Court revokes privileges for jailed pro-independence leaders Forcadell and Bassa
Both politicians lose regular day leaves and will have to enter prison again as the other seven officials behind bars have
A Catalan penitentiary court has revoked the privileges for the two female pro-independence leaders, former parliament speaker Carme Forcadell and former work minister Dolors Bassa.
This means they lose their current 'low status' category status, enabling them to be home all week except for four nights from Monday to Thursday.
They will now spend most of their time behind bars, with permits of up to 36 days a year, the same categorization as the other seven 2017 referendum leaders imprisoned.
Forcadell is expected to enter the Wad-Ras penitentiary centre in Barcelona again on Tuesday evening, while Bassa will do so in the Puig de les Basses prison in Figueres – neither of them will be able to leave the institutions from Wednesday onward.
They had both been waiting for a final court decision, which could be now appealed before Spain's Supreme Court.
Their day-leave permits were approved by the Catalan government – the authority in charge of managing prisons in the country – on January 30, and Spain's public prosecutor appealed against them soon afterwards, which was provisionally dismissed on February 23.
Yet, in the end, the same magistrate accepted the prosecutor's request to revoke such privileges, as another judge did with the seven male imprisoned leaders locked in Lledoners jail.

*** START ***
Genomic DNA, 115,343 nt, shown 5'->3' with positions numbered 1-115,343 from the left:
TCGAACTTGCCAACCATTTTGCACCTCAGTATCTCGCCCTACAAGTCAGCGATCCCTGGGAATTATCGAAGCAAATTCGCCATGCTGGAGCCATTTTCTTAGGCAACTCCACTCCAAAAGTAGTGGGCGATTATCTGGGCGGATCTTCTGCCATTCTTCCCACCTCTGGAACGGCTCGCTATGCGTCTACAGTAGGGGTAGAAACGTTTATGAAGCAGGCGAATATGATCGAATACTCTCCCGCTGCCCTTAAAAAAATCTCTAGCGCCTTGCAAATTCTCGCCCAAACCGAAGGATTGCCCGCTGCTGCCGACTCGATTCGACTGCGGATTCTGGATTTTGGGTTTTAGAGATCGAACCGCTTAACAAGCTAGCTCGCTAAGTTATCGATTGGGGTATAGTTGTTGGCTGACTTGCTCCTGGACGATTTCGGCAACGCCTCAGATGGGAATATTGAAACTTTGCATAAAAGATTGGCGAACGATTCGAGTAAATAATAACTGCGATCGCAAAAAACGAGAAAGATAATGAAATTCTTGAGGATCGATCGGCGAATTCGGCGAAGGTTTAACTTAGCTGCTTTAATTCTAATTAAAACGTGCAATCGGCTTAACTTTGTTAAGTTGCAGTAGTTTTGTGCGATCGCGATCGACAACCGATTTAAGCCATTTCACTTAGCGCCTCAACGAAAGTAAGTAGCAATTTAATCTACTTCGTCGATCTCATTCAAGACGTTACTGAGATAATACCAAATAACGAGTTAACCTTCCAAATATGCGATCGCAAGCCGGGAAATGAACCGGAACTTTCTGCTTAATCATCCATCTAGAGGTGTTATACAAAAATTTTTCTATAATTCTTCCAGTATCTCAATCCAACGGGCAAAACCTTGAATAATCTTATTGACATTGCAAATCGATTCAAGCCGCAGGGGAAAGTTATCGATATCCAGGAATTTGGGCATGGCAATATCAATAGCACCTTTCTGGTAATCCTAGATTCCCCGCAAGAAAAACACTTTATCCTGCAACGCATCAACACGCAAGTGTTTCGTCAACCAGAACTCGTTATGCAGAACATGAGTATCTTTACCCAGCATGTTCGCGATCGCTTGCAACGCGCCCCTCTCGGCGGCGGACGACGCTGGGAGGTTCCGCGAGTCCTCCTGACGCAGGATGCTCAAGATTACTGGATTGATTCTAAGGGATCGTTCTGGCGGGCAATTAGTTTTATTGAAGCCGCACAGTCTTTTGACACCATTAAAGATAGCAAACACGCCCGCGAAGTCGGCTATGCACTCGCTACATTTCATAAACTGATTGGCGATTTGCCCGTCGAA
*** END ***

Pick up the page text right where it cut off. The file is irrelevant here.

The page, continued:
The Supreme Court, the institution that would have a final say on the case if the nine officials appealed, already sided against allowing day-leave permits for any of them in December 2020 – and the top judges' stance is the reason given now to ban the day leaves again.
Second attempt to enjoy day-leaves
They had been granted this semi-free status in July by the Catalan government, the administration in charge of penitentiary centres in Catalonia.
Soon afterwards, Spain's public prosecutor appealed the decision, arguing it was creating "a sense of impunity."
While the courts were deliberating on the matter – with the ultimate decision made by the Supreme Court on Friday –, a Catalan penitentiary court decided to automatically suspend the 'low category' status for the seven male imprisoned officials, while another one decided to keep the privileges for the two female ones, Forcadell and Bassa.
Yet, in the end, the Supreme Court ruled against them all.
July 2021: potential third attempt for privileges
Categorization of inmates are reviewed every six months in Catalonia, so pending a potential decision of Spain's top court upholding the revocation, they could be granted the day leaves again in July this year, something which could be annulled again.
"Not justice, but revenge"
Government spokesperson Meritxell Budó was visibly upset by the judge's decision to revoke the low category statuses of the "political prisoners."
"It is clear that it is not justice, but revenge, and that we must continue to fight for this not to be the case," she said, adding that after the rest of the pro-independence prisoners had been given the same sentence, it was to be expected that the same would happen to Bassa and Forcadell.
Regardless, Budó concluded that despite the awaited news, she said the decision does not cause “less outrage.”